Film: Shanghai – Film Review
Producer: Dibakar Banerjee,Priya Shreedharan,
Ajay and Sanjeev Bijli
Director: Dibakar Banerjee
Cast: Emraan Hashmi, Abhay Deol, Prosnjit Chaterjee,
Piobash Tripathy and Farooq Sheikh.
Some real cinema from some real filmmaker!
Dibakar Banerjee’s adaptation of the Greek writer Vassilis Vassilikos’s
book “Z” is very close to perfection. Costa Gavras attempted the film
with the same title as that of the book “Z’, and was equally successful.
Why this political crime thriller set in today’s time frame works, is
because of the harsh reality that is smoothly translated into screen space
with equal ease and ruthlessness at the same time.
Set in a small town somewhere in India, Bharat Nagar, is
poised to become the next Shanghai. Plans are made to redevelop it
into an International Business park. On the eve of its launch, and with
the political elections round the corner, a political social activist Dr.
Ahmadi becomes a victim of an encounter, very smartly planned by
the people in power to be. That one particular shot where Dr. Ahmadi
(Prosenjit Chatterjee) is banged by the speeding tempo which pops
up 3-4 times with stupendous sound effect sets the tone of the film.
Shalini Sahay (Kalki Koechlin) one of the followers of Dr. Ahmadi
who is witness to the whole scene is just shell shocked and could not
believe her eyes, and strongly believes that the so called accident was
nothing but cold blooded murder, in front of hundreds of people and
police alike watching and acting like mute spectators. A murder she was
forewarned about and she could do nothing about it.
Now it’s a fight she wages against the perpetrators of the
crime single-handedly and manages to find the solace in Joginder
Parmar (Emraan Hashmi), a press photographer by day and an
adult film videographer by night, and an high rank IAS officer
T.A.Krishnan,(Abhay Deol), who are forced to succumb to their
conscience, with events and situations unfolding in front of them. Once
convinced and done with the blood, gore, deceptions, manipulations,
exploitations by the land mafias, politicians and their henchman’s and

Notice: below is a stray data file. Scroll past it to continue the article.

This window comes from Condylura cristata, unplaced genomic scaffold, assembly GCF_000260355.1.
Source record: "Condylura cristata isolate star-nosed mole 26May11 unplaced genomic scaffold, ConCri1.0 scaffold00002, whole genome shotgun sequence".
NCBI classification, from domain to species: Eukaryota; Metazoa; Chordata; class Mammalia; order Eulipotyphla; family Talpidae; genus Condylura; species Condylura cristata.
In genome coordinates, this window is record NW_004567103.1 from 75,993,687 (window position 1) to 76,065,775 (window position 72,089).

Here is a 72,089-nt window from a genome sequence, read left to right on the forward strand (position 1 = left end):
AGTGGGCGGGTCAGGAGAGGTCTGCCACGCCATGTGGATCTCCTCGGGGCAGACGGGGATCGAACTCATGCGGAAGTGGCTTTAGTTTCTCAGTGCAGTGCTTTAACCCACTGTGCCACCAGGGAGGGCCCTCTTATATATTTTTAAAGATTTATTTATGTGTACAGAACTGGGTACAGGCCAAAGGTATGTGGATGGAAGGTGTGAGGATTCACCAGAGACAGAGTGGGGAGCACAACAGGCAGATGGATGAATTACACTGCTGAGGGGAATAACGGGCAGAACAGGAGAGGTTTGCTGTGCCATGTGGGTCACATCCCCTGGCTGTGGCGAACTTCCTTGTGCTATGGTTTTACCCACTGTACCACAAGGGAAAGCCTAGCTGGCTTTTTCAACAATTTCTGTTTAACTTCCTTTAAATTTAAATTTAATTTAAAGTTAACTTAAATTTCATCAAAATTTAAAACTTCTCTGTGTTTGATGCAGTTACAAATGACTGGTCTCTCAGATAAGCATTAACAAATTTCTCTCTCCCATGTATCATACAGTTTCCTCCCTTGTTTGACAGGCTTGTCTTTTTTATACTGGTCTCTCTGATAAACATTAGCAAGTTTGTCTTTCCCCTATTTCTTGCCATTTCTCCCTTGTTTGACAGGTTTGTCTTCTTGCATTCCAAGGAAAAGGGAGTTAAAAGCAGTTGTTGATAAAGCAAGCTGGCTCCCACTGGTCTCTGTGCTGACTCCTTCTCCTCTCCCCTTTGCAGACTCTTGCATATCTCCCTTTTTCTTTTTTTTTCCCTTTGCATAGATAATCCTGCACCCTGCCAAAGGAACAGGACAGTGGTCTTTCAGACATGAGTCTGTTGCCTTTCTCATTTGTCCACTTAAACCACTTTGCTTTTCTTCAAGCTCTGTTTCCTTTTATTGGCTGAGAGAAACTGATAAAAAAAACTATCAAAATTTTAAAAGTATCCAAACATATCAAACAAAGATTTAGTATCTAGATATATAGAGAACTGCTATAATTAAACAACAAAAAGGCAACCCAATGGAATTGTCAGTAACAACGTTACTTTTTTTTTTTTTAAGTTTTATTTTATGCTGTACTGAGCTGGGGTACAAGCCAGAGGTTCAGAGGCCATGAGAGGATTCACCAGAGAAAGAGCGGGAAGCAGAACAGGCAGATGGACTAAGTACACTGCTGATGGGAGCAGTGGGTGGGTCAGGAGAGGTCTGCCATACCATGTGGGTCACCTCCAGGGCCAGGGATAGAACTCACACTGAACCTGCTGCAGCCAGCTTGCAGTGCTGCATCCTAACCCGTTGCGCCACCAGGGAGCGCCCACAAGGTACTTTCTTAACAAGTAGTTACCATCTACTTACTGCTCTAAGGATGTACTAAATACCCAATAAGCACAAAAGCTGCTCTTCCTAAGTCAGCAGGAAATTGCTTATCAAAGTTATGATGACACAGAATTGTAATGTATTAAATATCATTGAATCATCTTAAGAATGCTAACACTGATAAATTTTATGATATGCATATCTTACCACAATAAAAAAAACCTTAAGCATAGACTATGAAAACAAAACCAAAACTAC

bureaucrats and the so called powerbrokers who negotiates all deals on
human sacrifice, we see the rise of these unlikesly heroes doing their bit
to bring justice in their own capacity and work environment.
Abhay Deol is very much restrained and manages to project
the character of a South Indian officer with conviction and lends that
layer of maturity and respect that such bureaucratic character and
their positions demand to near perfection. Kalki Koechlin is just superb.
Her concern, her angst, her convictions, fear, shock and anger are
pretty strong and those expressions come across very powerfully. And
what can you say about Emraan Hashmi? He has really matured as an
actor over the years and this particular portrayal will take him notches
ahead of his other achievements.
Prosenjit Chatterjee deserved a bigger chunk, but all said
and done wonderful portrayal and very much in character. Same goes
for Pitobash Tripathy as a morchawlla Bhago and Farooq Sheikh as a
scheming politician are beautifully enacted and lend an added flavor
to the narrative. Vishal Sekhar’s music is okay and an item number
Imported Kamariya seems to be beautifully woven in the main scenario.
Bharat Mata Ki Jai sounds patriotic and is quite hummable.
But the highlight of the film is the settings, light, sound and
camera work. Background music by Michael McCarthy is outstanding.
Editing by Namrata Rao is crisp and fast and really momentous. All this
is complemented by superb camerawork.
And behind all this wonderful performances is none other
than the Director and a special mention for the co-writer Urmi Juvekar
who has managed to deliver a one of its kind celluloid wonder in
political genre. In short Dibakar Banerjee lives up to the standards he
has set for himself.
A must watch film for students of cinema, hardcore film
buffs and cine enthusiasts.